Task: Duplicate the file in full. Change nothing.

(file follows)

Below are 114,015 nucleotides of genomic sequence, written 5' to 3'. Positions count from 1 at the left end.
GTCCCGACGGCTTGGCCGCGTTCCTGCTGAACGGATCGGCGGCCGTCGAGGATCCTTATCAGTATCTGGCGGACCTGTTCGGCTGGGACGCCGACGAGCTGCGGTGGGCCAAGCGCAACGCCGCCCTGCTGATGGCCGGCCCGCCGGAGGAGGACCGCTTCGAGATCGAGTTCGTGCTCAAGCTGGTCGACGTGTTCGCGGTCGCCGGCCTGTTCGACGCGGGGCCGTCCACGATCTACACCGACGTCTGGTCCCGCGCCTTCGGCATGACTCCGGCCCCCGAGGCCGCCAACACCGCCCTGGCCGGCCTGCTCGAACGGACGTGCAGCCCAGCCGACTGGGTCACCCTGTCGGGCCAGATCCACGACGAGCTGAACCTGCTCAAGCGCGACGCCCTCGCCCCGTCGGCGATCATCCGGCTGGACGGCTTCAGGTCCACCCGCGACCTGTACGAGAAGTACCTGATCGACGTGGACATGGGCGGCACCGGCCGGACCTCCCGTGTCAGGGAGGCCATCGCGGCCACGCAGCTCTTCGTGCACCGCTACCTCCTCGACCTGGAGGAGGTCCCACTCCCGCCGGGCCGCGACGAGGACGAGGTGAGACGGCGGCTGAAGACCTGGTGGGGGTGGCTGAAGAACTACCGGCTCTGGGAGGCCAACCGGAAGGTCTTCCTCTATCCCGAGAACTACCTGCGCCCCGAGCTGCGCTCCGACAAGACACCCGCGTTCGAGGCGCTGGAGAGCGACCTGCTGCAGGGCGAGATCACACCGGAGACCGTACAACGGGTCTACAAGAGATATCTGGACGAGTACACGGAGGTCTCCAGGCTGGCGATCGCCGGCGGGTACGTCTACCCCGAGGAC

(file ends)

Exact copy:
Below are 114,015 nucleotides of genomic sequence, written 5' to 3'. Positions count from 1 at the left end.
GTCCCGACGGCTTGGCCGCGTTCCTGCTGAACGGATCGGCGGCCGTCGAGGATCCTTATCAGTATCTGGCGGACCTGTTCGGCTGGGACGCCGACGAGCTGCGGTGGGCCAAGCGCAACGCCGCCCTGCTGATGGCCGGCCCGCCGGAGGAGGACCGCTTCGAGATCGAGTTCGTGCTCAAGCTGGTCGACGTGTTCGCGGTCGCCGGCCTGTTCGACGCGGGGCCGTCCACGATCTACACCGACGTCTGGTCCCGCGCCTTCGGCATGACTCCGGCCCCCGAGGCCGCCAACACCGCCCTGGCCGGCCTGCTCGAACGGACGTGCAGCCCAGCCGACTGGGTCACCCTGTCGGGCCAGATCCACGACGAGCTGAACCTGCTCAAGCGCGACGCCCTCGCCCCGTCGGCGATCATCCGGCTGGACGGCTTCAGGTCCACCCGCGACCTGTACGAGAAGTACCTGATCGACGTGGACATGGGCGGCACCGGCCGGACCTCCCGTGTCAGGGAGGCCATCGCGGCCACGCAGCTCTTCGTGCACCGCTACCTCCTCGACCTGGAGGAGGTCCCACTCCCGCCGGGCCGCGACGAGGACGAGGTGAGACGGCGGCTGAAGACCTGGTGGGGGTGGCTGAAGAACTACCGGCTCTGGGAGGCCAACCGGAAGGTCTTCCTCTATCCCGAGAACTACCTGCGCCCCGAGCTGCGCTCCGACAAGACACCCGCGTTCGAGGCGCTGGAGAGCGACCTGCTGCAGGGCGAGATCACACCGGAGACCGTACAACGGGTCTACAAGAGATATCTGGACGAGTACACGGAGGTCTCCAGGCTGGCGATCGCCGGCGGGTACGTCTACCCCGAGGAC